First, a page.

Western Anti‐Muslim Prejudice: Value Conflict or Discrimination of Persons Too?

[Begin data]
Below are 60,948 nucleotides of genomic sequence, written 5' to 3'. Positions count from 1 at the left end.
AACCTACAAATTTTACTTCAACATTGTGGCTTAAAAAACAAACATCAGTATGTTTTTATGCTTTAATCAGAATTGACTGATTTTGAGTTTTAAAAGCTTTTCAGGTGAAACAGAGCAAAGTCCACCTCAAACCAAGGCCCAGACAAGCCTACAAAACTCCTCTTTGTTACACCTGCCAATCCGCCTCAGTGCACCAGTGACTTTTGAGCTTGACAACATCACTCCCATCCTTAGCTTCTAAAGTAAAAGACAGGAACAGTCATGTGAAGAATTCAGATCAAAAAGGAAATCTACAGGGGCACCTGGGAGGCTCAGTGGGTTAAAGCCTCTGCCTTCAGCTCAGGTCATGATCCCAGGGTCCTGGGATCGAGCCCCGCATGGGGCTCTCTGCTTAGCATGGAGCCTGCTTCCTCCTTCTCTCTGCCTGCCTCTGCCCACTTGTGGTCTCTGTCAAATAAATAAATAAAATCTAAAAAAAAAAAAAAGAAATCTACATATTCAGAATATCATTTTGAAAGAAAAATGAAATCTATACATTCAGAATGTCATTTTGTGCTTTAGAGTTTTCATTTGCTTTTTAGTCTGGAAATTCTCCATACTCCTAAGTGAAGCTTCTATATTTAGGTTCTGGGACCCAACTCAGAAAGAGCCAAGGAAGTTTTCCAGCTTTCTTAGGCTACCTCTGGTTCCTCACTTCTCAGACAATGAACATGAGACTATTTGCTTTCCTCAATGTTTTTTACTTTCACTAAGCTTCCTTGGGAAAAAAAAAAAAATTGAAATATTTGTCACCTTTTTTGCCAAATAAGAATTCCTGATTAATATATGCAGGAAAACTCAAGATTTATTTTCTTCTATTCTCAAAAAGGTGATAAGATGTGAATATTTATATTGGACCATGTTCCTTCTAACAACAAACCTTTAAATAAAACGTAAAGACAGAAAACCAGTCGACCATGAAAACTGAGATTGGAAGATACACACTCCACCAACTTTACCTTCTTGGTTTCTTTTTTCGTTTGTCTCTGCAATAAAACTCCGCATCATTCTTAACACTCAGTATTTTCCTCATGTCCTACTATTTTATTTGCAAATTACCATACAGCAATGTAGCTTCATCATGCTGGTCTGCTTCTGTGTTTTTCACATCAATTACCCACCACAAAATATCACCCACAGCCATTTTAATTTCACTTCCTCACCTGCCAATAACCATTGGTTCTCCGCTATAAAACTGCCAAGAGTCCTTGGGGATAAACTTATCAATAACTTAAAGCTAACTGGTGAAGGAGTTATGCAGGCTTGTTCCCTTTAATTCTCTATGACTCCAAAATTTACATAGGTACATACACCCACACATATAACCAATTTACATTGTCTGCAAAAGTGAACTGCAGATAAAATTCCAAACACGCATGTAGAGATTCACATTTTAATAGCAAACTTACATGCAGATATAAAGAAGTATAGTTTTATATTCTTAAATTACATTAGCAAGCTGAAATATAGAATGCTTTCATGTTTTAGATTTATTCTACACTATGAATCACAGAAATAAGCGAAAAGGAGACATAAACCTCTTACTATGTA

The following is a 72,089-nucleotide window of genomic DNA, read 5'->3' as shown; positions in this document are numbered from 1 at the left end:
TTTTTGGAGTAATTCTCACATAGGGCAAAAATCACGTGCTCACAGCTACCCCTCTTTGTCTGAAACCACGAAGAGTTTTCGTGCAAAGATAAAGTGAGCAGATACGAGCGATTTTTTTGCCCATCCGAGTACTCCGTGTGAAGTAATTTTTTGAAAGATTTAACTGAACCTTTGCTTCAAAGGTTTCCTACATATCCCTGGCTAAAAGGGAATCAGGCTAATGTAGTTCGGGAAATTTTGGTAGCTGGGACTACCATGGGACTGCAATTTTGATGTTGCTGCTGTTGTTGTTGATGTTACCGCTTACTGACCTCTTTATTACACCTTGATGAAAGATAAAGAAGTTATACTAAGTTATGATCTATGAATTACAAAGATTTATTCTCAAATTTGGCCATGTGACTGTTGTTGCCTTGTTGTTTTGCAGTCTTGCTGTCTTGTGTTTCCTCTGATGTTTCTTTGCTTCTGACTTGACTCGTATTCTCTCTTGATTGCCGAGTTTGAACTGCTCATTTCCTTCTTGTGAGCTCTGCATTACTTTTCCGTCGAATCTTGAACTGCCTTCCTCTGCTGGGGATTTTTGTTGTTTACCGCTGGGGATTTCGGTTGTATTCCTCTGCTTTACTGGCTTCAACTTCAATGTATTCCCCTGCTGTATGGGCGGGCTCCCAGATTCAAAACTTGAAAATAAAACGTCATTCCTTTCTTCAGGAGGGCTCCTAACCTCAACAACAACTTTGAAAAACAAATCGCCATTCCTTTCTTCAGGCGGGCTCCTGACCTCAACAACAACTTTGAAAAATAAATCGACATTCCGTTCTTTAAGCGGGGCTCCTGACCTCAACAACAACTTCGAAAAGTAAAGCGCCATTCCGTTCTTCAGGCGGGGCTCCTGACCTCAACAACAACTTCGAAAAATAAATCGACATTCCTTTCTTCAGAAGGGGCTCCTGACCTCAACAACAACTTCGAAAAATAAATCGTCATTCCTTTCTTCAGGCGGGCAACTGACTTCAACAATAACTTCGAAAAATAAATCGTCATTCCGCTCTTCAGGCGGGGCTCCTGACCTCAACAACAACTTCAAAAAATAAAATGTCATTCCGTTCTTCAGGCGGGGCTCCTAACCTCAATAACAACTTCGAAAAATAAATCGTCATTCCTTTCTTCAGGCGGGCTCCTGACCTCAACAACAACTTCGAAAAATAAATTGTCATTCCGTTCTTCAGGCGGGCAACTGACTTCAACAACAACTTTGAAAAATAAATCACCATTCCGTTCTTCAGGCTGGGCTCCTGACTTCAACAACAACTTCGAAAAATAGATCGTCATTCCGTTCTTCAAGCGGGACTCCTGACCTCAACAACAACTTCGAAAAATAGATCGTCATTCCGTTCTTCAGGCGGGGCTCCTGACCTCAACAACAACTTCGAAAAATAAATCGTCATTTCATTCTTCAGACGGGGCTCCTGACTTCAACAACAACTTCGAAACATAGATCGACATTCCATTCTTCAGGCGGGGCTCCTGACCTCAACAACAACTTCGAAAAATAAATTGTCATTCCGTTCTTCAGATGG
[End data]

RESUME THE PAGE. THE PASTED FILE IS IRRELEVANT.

Do Western anti‐Muslim attitudes reflect Islamophobia as a general, ethnoreligious prejudice that does not distinguish between persons and ideas, values, or behavior, or are they limited to issues perceived to be in conflict with Western liberal values? In two experiments, we measured discrimination as decreased willingness to help a Muslim versus non‐Muslim to undertake an action that was either neutral or possibly in conflict with Western liberal values. As opposed to general discrimination, the participants displayed conditional, anti‐Muslim discrimination: The two targets were treated equally when the cause was neutral, but there was less willingness to help the Muslim when the cause was conflicting (protesting against the headscarf ban and against gay rights). However, participants did demonstrate subtle discrimination by showing less willingness to help the protesting Muslim compared to the protesting non‐Muslim target. Individual differences moderated these effects with multiculturalism predicting conditional outgroup prosociality, ethnocentrism predicting global outgroup discrimination, and proatheism attitudes predicting both conditional outgroup prosociality and unprejudiced rejection of value‐conflicting behavior.
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